Neighborhoods composing Chicago’s West Side are home to nearly 500,000 people of the city’s 2.7 million population. Since the late nineteenth century, this area has been shaped by triumph and tragedy, serving as nesting grounds for thousands of immigrants from Russia, Poland, Ukraine, Italy, Mexico, and Greece; cutting the ribbon for new Green and Blue CTA lines, as well as a new University of Illinois campus; and becoming a hub for industrial markets and manufacturing plants like Sears, Roebuck and Company, Western Electric, and International Harvester.
By the late twentieth century, everything changed.
In the 1960s, during a time of great political unrest and racial divide, many white Chicagoans sold their homes and moved to suburbs. Companies quickly followed suit, either closing their doors for good or moving closer downtown or to suburbs nearby. With less work available, and no means of following jobs to suburban areas, poverty in westside neighborhoods skyrocketed, followed by increased crime and gang violence, and eventually leading to one of the country’s greatest racial disparities.
Among the aforementioned consequences, health inequity proves to be one of the most jarring in the twenty-first century: compared with the Loop downtown, the life expectancy of someone living less than six miles away in West Garfield Park drops from eighty-five to sixty-nine.
Nestled between the Near West and East Garfield Park neighborhoods sits Rush University Hospital, a 644-bed hospital system that, understandably, never seems to settle down, welcoming thousands of employees, students, patients, and staff members through its doors each day.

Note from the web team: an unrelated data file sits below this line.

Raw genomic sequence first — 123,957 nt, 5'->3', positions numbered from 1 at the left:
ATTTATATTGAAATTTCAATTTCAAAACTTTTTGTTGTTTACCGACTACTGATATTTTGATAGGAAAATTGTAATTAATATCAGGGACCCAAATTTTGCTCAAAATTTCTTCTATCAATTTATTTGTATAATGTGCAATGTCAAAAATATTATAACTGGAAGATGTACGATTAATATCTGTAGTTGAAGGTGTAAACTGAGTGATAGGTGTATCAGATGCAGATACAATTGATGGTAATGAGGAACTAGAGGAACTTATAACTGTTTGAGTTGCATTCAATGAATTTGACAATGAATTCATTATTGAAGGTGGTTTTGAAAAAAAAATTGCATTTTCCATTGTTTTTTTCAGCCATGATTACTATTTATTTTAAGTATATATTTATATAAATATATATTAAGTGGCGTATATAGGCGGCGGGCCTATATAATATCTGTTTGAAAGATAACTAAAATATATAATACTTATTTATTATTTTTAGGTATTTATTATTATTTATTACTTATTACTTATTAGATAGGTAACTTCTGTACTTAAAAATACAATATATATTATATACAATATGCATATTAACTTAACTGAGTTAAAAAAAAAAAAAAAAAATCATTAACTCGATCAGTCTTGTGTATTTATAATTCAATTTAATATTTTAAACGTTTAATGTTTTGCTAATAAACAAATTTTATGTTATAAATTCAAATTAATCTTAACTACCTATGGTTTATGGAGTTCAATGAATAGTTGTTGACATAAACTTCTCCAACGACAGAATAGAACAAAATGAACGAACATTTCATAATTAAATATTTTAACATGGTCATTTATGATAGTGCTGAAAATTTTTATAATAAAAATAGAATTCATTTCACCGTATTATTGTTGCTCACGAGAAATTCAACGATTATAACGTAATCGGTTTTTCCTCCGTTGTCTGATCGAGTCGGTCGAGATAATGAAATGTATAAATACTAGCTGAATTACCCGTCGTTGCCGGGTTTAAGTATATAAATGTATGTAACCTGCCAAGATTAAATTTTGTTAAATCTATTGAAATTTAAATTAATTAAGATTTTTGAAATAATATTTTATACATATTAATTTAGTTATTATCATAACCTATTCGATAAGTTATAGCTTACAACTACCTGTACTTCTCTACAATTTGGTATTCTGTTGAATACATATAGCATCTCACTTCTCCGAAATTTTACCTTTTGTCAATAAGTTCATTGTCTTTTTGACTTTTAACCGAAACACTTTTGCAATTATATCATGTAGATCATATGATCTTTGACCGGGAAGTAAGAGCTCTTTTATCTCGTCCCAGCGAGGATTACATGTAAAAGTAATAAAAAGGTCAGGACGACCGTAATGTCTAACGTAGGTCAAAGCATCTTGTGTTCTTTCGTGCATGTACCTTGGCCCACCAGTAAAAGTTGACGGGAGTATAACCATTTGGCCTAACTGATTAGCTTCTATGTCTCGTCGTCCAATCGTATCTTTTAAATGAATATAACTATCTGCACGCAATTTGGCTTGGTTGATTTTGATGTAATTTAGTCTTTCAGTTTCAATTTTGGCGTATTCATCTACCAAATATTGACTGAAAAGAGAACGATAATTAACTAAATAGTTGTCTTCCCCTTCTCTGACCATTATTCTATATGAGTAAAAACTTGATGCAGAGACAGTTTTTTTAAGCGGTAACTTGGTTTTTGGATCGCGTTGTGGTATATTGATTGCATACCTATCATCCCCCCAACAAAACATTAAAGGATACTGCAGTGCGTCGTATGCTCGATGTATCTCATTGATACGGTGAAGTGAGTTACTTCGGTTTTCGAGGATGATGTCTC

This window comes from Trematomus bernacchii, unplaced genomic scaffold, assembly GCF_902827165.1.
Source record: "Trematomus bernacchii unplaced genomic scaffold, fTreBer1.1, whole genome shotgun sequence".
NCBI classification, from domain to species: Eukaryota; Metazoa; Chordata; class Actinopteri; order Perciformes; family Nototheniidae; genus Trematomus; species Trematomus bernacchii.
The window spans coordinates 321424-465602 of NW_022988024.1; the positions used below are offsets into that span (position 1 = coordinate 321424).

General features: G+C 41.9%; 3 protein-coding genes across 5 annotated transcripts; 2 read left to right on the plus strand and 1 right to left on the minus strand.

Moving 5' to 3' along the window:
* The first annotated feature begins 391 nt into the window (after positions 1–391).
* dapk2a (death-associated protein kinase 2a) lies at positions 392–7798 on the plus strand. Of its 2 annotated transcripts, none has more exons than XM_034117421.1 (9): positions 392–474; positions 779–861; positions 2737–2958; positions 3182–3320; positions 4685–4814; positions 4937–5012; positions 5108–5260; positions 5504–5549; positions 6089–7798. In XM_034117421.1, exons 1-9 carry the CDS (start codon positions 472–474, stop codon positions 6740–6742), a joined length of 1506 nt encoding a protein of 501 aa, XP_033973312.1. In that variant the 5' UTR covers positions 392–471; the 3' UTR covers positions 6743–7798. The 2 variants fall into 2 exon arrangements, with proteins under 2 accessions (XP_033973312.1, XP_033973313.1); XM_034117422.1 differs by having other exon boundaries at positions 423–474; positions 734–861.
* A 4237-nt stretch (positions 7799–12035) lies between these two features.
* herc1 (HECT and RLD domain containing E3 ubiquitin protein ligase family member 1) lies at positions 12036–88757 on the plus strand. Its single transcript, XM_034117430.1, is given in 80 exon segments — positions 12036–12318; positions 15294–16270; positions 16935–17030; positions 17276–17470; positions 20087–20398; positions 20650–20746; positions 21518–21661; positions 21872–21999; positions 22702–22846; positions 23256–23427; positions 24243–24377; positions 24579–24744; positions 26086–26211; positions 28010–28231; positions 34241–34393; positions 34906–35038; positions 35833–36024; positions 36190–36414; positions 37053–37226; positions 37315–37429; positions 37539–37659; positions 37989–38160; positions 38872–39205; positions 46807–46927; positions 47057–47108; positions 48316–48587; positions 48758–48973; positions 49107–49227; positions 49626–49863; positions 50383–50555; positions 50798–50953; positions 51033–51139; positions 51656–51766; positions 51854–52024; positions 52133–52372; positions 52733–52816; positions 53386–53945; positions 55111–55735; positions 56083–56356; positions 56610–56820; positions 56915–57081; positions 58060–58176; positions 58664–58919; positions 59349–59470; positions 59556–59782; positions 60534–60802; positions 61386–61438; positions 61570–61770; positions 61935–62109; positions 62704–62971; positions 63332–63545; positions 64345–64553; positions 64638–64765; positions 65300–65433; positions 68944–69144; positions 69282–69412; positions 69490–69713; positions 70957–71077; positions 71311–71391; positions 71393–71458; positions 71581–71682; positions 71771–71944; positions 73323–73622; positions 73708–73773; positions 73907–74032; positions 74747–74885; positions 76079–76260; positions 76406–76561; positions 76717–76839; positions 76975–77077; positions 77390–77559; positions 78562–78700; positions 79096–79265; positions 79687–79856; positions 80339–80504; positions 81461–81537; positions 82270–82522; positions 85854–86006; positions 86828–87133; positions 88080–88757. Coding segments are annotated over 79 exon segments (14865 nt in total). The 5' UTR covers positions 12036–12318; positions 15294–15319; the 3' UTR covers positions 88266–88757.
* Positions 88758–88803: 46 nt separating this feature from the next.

Walking through the halls of Rush is very much like watching a high-speed video of a bustling intersection: each doctor, visitor, and patient moving perfectly in time with one another as they cross through hallways, over bridges connecting wings, and in and out of exam rooms. It’s a massive, lively organization that is uniquely positioned in the center of a historically unrepresented area of Chicago, giving it the onus to give back to its community by not only providing exceptional care but also supporting the area economically.
Jeremy Strong, Rush’s vice president of supply chain, has been with the organization for eighteen years, entering it as a student himself and working his way through different areas of hospital operations. In Strong’s position, driving the mission of Rush starts inside the hospital, redesigning ordering and product stocking processes to enhance patient care. To support Rush’s greater mission, however, Strong and his team have enacted a plan that affects a much wider scope than their department—a plan that solidifies Rush’s position as “an anchor in the west side.”
High Pace and Hands-On
When Strong moves through each department of Rush’s butterfly-shaped corridors, it’s clear that everyone knows him. And better yet, he knows everyone, too.